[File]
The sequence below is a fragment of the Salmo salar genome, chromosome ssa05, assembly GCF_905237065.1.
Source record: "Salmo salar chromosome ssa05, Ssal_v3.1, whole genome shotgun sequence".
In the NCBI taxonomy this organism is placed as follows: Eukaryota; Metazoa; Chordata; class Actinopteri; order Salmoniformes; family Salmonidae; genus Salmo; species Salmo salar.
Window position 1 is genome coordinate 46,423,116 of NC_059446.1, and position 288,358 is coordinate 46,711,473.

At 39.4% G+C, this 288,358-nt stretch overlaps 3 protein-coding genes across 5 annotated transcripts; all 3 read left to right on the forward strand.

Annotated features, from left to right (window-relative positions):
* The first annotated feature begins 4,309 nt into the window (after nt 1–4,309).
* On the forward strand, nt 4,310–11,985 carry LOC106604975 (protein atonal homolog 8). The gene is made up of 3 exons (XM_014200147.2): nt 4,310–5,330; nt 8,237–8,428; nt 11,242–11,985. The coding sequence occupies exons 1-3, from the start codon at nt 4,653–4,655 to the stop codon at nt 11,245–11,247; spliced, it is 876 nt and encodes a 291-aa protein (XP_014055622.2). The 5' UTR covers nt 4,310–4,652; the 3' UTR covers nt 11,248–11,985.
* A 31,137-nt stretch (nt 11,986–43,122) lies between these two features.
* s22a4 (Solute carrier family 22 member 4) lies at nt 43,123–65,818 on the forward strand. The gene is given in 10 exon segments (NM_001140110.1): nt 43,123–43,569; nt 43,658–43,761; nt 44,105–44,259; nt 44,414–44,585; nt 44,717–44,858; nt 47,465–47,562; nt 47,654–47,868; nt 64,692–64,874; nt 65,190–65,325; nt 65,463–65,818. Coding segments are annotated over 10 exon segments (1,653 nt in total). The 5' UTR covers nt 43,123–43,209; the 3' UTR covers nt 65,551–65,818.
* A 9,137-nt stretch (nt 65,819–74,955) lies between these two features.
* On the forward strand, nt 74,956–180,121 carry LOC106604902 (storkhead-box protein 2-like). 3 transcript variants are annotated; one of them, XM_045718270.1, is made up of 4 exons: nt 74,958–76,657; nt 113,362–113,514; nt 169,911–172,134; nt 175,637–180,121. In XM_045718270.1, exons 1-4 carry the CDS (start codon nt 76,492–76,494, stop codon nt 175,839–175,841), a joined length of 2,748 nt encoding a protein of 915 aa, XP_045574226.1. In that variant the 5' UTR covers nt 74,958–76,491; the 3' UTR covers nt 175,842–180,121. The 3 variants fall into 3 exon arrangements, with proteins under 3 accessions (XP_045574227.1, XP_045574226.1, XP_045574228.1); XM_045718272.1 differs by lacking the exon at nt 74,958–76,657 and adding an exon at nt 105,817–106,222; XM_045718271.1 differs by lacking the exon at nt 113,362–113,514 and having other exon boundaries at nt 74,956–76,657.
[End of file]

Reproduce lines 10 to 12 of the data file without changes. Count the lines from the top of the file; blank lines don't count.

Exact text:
* s22a4 (Solute carrier family 22 member 4) lies at nt 43,123–65,818 on the forward strand. The gene is given in 10 exon segments (NM_001140110.1): nt 43,123–43,569; nt 43,658–43,761; nt 44,105–44,259; nt 44,414–44,585; nt 44,717–44,858; nt 47,465–47,562; nt 47,654–47,868; nt 64,692–64,874; nt 65,190–65,325; nt 65,463–65,818. Coding segments are annotated over 10 exon segments (1,653 nt in total). The 5' UTR covers nt 43,123–43,209; the 3' UTR covers nt 65,551–65,818.
* A 9,137-nt stretch (nt 65,819–74,955) lies between these two features.
* On the forward strand, nt 74,956–180,121 carry LOC106604902 (storkhead-box protein 2-like). 3 transcript variants are annotated; one of them, XM_045718270.1, is made up of 4 exons: nt 74,958–76,657; nt 113,362–113,514; nt 169,911–172,134; nt 175,637–180,121. In XM_045718270.1, exons 1-4 carry the CDS (start codon nt 76,492–76,494, stop codon nt 175,839–175,841), a joined length of 2,748 nt encoding a protein of 915 aa, XP_045574226.1. In that variant the 5' UTR covers nt 74,958–76,491; the 3' UTR covers nt 175,842–180,121. The 3 variants fall into 3 exon arrangements, with proteins under 3 accessions (XP_045574227.1, XP_045574226.1, XP_045574228.1); XM_045718272.1 differs by lacking the exon at nt 74,958–76,657 and adding an exon at nt 105,817–106,222; XM_045718271.1 differs by lacking the exon at nt 113,362–113,514 and having other exon boundaries at nt 74,956–76,657.